Without RAM, your PC won’t run – but how much you need will depend on what you want to use your PC for! In most cases, any high-spec PC should be fine with 16GB of RAM, but you may want or need 32GB depending on your use case. Windows 10 Home supports up to 128GB RAM, so that’s likely to be the maximum that makes sense in your system. Other versions of windows do support more (or less), so it makes sense to check what your new PC will be able to handle in advance!
Be sure to always buy matching RAM sticks – for example, 2x16Gb sticks or 4x8GB sticks, rather than 1x8GB and 1x16GB, for instance, as mixing them can cause issues – the same goes for their speeds. Make sure all sticks are, for example, 3200 Mhz, as otherwise, your slowest stick will throttle the rest down to its level! Ideally, buy all of your RAM at once rather than adding more in the future. Unfortunately, any subtle difference in RAM timings can cause stability or performance issues.
You’ll likely want to pay a small premium for SSD storage no matter what you are doing with your machine. The increased speeds are well worth the price, and if it fits into your budget, you may want to invest in one or more NVMe drives either instead of or in addition to a regular SSD. Both types of the drive will massively improve the performance of your new high-spec PC!
If you are going for high-performance builds, you’ll definitely need to ensure that your PSU can keep up with the parts you’re installing. Use an online calculator to calculate your power needs and then select a PSU roughly 30% above what you need. So for example if your power draw is about 543, go for at least a 600W PSU – realistically, you’ll want to look for a minimum of a 650-750W PSU, or above.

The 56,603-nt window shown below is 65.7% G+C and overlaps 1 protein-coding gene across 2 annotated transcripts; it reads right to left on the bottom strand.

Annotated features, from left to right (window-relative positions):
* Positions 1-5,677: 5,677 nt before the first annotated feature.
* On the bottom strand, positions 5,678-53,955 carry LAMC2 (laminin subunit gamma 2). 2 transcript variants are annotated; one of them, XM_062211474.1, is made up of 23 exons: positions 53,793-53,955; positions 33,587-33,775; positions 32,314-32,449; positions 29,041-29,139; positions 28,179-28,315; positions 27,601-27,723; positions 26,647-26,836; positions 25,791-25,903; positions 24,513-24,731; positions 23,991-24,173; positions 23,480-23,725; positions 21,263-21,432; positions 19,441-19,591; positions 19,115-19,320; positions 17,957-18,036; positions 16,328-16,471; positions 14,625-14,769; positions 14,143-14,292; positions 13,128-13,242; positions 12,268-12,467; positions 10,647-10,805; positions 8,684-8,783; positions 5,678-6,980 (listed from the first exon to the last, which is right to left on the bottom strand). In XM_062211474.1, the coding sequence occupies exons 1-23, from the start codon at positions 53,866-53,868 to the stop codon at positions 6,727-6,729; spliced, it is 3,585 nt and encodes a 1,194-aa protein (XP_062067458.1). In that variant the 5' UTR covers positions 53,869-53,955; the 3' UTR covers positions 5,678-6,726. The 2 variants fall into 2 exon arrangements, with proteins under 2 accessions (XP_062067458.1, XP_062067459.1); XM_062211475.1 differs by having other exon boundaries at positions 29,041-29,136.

Step 3: Hunt for deals
When purchasing parts, it’s often a good idea to shop around for the best deals. While you’re likely to find the best deals online, it’s generally good to look in local physical stores. If you don’t mind waiting for a little, you can often find good sales around commercial holidays.
Tip If you are near the end of your budget, consider adjusting your plan a little. As mentioned, shopping around for a good deal could save you a surprising amount of money. Sometimes you might even find that a variation on the part you wanted is on sale. if you’re fortunate, you may find that an upgrade is on sale for less than planned.
Step 4: Assemble
Once you’ve bought and received all of your parts, it’s time to put them together. You can build it yourself; there are plenty of online guides. If you don’t have the confidence to do that, you can probably find a local computer shop that will put it together for you, for a price of course. Local computer shops can also be beneficial for troubleshooting issues if you have no idea why something might not be working right.
A high-spec computer is going to command a high price tag. You’ll do well to work out where you can save a bit if it means that your key components can be that little bit better. Make sure to do your research and plan your build; it will be a big disappointment if you spend a bunch of time and money only to realize they don’t work together.